Why do you have to believe that, when you know that you are? When you know that you are not responsible for the ignorance of white people – for people who do not understand the difference between Hispanic and Latinx, for people who do not understand that Cubans come in all sizes, shapes, colors, from blond-haired and blue-eyed to pitch black, for people who do not understand that the Latinx community is vibrant, diverse, wide and rich with both possibility and reality? Because people do not understand that you really don’t fucking understand when people tell you “You don’t look like a Latina” because Latina isn’t a fucking look?

Because people tell you, “But your surname isn’t in Spanish!” and that’s enough justification for them that you’re not really one of those people – is that enough justification for you?

Why do you subject yourself to this – to being told what you are and you are not by a society that does not understand nor respect you? “You’re not Latina because you have really pale skin.” “You’re not Latina because you speak English perfectly.” “You’re not Latina because you don’t look like one.” “You’re not Latina because you’re really well-behaved, serious, analytical?”

And my, how they treat you as a source of pride. You do, too. That’s what you were taught. You were taught to be proud for passing, for fooling white America.

That look of shock used to satisfy you. “Holy crap, we had no idea you were Cuban-American! Wow!” Then they’d congratulate you for the pleasant surprise you sprung on the them, give you a dollar to thank you for the entertainment, and leave – like you were a a guessing game at a fair.

“Honey, did you see that? She’s Cuban, but her English is so perfect! She got a Bachelor’s in English literature and everything! So smart! Good for her!”

Why do you tell yourself that this behavior is acceptable? Why do you try to tell yourself this as an attempt to be at peace with yourself?

That because you’re intelligent, well-spoken, quiet, reasonable, you couldn’t possibly be a Latina – as if Latinx people couldn’t ever be these things?

That because your European ancestry shines powerfully in the body that your mother and father gave you, because of your Roman nose and strange features and long legs, and because of widespread general ignorance about the extent of Europe’s colonization of South American and the Caribbean, you couldn’t possibly be a Latinx – as if Latinx people all looked the same, as if Europeans could never travel?

That because, when you pass, you don’t have to put up with the bullshit that your Latinx brothers and sisters put up with daily? And you tell yourself, “I have white privilege, technically, and that’s okay.”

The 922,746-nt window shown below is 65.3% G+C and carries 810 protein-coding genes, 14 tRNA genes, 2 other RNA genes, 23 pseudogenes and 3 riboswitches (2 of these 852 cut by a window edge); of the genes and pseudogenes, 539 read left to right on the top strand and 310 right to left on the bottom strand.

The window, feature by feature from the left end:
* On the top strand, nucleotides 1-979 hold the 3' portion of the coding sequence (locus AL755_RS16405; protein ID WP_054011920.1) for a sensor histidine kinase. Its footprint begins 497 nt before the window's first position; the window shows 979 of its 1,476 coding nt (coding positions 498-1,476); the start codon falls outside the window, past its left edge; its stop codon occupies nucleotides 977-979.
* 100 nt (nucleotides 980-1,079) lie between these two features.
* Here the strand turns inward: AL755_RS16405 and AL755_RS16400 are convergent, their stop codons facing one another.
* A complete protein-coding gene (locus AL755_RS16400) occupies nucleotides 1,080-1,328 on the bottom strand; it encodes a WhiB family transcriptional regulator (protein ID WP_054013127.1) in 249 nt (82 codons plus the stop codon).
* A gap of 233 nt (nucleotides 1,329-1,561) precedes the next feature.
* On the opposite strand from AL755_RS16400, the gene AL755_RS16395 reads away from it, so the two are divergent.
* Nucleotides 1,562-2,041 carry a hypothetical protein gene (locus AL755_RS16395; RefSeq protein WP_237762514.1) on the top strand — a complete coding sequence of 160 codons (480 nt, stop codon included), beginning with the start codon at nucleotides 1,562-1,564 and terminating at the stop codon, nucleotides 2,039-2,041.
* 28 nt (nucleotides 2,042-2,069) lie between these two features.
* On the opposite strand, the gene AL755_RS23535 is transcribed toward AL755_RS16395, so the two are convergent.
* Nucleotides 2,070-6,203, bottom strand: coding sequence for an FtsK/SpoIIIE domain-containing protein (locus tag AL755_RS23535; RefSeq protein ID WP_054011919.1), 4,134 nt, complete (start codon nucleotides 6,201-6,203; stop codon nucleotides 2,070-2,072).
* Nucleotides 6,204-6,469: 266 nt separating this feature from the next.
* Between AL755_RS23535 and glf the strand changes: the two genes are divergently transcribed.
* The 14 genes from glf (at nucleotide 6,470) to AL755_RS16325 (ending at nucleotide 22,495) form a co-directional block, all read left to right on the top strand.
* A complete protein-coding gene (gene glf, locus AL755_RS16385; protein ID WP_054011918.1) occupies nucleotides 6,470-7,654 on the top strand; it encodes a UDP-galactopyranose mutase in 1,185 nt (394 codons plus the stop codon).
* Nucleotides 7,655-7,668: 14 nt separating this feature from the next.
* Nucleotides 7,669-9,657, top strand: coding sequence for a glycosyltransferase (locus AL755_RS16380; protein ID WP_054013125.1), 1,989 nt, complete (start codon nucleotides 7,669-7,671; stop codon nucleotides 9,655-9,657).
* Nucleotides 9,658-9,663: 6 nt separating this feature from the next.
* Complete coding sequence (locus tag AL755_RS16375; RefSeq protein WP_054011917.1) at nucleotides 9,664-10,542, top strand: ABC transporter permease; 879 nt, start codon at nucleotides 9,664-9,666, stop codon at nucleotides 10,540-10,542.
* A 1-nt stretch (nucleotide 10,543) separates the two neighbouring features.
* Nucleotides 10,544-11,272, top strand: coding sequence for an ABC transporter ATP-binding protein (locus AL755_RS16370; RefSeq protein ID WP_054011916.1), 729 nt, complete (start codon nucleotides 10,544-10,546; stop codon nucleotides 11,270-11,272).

And, when white people discover you’re Cuban-American, you become “sooooo ethnic.”

Querida Laurita,

You are not a white girl.

You have never been a white girl. You never will be.

You are Latina. Your parents and grandparents fled from communist Cuba to come to America. They sacrificed everything they had to come here, to have children and grandchildren borne into free soul. They had everything taken away from them by Castro’s government, and they came here and they raised you in Cuban culture.

You are Latina because that is what you are – and no one has the right to tell you that, because you don’t fit their standard of what a Latina is and is not, you’re not what you are.

Eres mujer. Eres Latina.

And by Gods, you will speak all the fucking Spanish you want – hasta hablar por los codos si quieres.

Even if you don’t, you’re still Latina.

That’s how it works, mama. That’s how it works.

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8 thoughts on “Ser Mujer, Ser Latina: A Cuban-American’s Letter to Her Past “White Girl” Self”

  1. Great post, you have all my respect.

    Since I never left my country (Brazil) I don’t know how hard it is over there but my parents told me some stories of when they lived there and everyone thought they were Mexican or even Cuban and spoke Spanish.
    I know how diverse down here it is, and when people think about Brazilians a shy introverted white girl is never on their mind, I don’t fit the stereotype either, but the American stereotypes are far from the diverse reality for any culture and in all South America diversity is something we don’t lack.

    Like